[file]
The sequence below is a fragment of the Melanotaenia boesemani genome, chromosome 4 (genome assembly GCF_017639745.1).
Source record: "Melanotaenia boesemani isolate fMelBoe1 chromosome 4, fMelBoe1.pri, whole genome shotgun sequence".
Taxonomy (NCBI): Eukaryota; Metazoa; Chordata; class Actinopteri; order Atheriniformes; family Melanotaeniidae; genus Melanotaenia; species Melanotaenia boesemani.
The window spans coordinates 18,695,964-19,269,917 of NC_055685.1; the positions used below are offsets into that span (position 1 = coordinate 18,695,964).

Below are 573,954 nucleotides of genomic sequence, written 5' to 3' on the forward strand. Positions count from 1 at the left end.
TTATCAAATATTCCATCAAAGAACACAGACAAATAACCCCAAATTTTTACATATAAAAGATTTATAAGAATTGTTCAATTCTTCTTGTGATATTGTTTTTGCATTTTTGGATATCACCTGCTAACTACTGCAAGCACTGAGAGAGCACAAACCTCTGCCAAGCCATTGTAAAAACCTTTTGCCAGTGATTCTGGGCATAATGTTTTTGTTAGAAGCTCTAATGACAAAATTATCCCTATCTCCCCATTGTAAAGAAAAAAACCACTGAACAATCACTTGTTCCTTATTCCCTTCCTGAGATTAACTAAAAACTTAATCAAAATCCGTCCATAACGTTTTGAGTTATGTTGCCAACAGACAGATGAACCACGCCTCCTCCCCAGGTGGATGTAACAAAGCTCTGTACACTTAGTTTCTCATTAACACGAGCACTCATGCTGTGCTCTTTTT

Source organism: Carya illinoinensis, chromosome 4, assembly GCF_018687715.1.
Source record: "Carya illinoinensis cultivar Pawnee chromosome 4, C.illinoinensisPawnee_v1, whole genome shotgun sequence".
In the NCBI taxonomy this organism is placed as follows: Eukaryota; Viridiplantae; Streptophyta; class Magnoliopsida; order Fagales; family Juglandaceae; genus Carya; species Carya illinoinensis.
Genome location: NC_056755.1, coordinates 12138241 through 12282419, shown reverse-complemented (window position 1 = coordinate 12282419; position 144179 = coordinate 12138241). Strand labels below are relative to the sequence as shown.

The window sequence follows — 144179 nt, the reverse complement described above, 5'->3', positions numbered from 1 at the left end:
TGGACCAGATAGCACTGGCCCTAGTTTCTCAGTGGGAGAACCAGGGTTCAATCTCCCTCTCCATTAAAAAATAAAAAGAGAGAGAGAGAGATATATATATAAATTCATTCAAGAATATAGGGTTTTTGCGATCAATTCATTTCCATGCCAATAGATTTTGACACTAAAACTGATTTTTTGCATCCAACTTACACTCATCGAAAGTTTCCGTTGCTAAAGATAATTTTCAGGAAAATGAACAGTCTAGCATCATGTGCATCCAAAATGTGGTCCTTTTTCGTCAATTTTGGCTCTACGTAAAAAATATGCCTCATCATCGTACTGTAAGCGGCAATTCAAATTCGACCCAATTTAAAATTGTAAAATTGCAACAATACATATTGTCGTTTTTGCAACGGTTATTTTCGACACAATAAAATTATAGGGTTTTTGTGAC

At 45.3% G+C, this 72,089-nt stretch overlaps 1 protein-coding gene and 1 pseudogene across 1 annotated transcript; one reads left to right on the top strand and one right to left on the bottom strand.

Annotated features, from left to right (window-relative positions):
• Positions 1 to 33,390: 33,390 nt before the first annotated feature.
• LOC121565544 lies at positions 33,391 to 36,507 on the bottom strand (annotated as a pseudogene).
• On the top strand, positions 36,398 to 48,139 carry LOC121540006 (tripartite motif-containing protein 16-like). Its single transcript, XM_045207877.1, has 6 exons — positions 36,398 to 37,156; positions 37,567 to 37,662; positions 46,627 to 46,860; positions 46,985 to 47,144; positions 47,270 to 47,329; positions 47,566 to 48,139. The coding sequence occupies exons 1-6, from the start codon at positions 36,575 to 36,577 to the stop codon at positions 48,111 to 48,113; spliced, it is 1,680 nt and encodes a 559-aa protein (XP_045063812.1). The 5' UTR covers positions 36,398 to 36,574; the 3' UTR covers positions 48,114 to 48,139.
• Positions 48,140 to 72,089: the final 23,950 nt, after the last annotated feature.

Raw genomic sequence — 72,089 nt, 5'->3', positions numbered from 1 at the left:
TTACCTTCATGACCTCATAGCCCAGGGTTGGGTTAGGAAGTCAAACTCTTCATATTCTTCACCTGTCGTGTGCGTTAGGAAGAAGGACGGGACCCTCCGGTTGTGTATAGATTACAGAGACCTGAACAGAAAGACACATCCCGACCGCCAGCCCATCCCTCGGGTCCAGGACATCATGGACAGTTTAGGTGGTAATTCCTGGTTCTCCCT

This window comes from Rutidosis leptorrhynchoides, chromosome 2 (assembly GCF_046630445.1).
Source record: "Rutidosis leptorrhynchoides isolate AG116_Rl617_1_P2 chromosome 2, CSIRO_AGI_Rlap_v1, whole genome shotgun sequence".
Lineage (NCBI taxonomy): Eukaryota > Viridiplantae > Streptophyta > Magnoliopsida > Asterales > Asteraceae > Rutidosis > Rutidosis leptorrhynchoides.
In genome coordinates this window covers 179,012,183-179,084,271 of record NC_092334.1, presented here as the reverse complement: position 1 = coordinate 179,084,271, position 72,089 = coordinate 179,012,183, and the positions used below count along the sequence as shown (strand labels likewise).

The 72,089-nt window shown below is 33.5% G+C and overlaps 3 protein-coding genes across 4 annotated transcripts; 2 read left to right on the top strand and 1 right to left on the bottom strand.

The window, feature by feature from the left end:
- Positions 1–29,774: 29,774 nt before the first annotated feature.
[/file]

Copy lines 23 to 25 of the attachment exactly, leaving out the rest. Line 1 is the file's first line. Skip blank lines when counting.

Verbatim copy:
Lineage (NCBI taxonomy): Eukaryota > Viridiplantae > Streptophyta > Magnoliopsida > Asterales > Asteraceae > Rutidosis > Rutidosis leptorrhynchoides.
In genome coordinates this window covers 179,012,183-179,084,271 of record NC_092334.1, presented here as the reverse complement: position 1 = coordinate 179,084,271, position 72,089 = coordinate 179,012,183, and the positions used below count along the sequence as shown (strand labels likewise).

The 72,089-nt window shown below is 33.5% G+C and overlaps 3 protein-coding genes across 4 annotated transcripts; 2 read left to right on the top strand and 1 right to left on the bottom strand.